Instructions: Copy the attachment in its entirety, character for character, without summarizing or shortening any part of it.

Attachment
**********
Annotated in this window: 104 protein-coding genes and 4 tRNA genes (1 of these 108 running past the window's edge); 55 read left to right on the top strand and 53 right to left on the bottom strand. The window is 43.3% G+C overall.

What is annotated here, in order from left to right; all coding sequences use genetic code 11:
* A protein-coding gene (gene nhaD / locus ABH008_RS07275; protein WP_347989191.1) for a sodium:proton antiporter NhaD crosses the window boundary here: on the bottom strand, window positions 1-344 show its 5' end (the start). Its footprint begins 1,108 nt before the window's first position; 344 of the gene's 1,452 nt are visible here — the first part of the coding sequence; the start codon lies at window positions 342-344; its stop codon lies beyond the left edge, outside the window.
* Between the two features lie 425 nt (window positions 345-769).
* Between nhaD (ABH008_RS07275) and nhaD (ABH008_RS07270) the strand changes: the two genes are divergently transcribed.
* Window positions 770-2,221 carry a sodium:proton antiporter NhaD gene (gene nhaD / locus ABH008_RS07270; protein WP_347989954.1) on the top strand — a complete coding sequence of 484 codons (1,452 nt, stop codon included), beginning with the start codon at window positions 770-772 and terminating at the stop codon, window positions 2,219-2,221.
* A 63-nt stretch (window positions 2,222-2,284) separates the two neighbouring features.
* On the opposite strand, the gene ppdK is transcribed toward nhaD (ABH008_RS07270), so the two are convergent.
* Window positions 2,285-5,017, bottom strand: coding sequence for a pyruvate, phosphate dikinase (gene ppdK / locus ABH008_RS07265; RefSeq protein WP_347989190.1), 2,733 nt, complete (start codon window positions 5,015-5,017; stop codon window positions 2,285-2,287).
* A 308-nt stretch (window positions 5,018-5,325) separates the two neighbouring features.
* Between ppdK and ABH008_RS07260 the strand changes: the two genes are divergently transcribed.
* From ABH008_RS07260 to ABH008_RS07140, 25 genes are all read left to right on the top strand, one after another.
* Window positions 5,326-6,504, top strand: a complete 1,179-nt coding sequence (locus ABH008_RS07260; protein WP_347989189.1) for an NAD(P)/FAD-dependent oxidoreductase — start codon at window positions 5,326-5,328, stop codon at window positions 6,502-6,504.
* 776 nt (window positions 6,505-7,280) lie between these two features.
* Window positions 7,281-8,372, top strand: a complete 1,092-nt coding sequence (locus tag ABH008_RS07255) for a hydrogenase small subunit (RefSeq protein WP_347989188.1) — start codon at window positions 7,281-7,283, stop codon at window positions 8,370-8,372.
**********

Annotated in this window: 104 protein-coding genes and 4 tRNA genes (1 of these 108 running past the window's edge); 55 read left to right on the top strand and 53 right to left on the bottom strand. The window is 43.3% G+C overall.

What is annotated here, in order from left to right; all coding sequences use genetic code 11:
* A protein-coding gene (gene nhaD / locus ABH008_RS07275; protein WP_347989191.1) for a sodium:proton antiporter NhaD crosses the window boundary here: on the bottom strand, window positions 1-344 show its 5' end (the start). Its footprint begins 1,108 nt before the window's first position; 344 of the gene's 1,452 nt are visible here — the first part of the coding sequence; the start codon lies at window positions 342-344; its stop codon lies beyond the left edge, outside the window.
* Between the two features lie 425 nt (window positions 345-769).
* Between nhaD (ABH008_RS07275) and nhaD (ABH008_RS07270) the strand changes: the two genes are divergently transcribed.
* Window positions 770-2,221 carry a sodium:proton antiporter NhaD gene (gene nhaD / locus ABH008_RS07270; protein WP_347989954.1) on the top strand — a complete coding sequence of 484 codons (1,452 nt, stop codon included), beginning with the start codon at window positions 770-772 and terminating at the stop codon, window positions 2,219-2,221.
* A 63-nt stretch (window positions 2,222-2,284) separates the two neighbouring features.
* On the opposite strand, the gene ppdK is transcribed toward nhaD (ABH008_RS07270), so the two are convergent.
* Window positions 2,285-5,017, bottom strand: coding sequence for a pyruvate, phosphate dikinase (gene ppdK / locus ABH008_RS07265; RefSeq protein WP_347989190.1), 2,733 nt, complete (start codon window positions 5,015-5,017; stop codon window positions 2,285-2,287).
* A 308-nt stretch (window positions 5,018-5,325) separates the two neighbouring features.
* Between ppdK and ABH008_RS07260 the strand changes: the two genes are divergently transcribed.
* From ABH008_RS07260 to ABH008_RS07140, 25 genes are all read left to right on the top strand, one after another.
* Window positions 5,326-6,504, top strand: a complete 1,179-nt coding sequence (locus ABH008_RS07260; protein WP_347989189.1) for an NAD(P)/FAD-dependent oxidoreductase — start codon at window positions 5,326-5,328, stop codon at window positions 6,502-6,504.
* 776 nt (window positions 6,505-7,280) lie between these two features.
* Window positions 7,281-8,372, top strand: a complete 1,092-nt coding sequence (locus tag ABH008_RS07255) for a hydrogenase small subunit (RefSeq protein WP_347989188.1) — start codon at window positions 7,281-7,283, stop codon at window positions 8,370-8,372.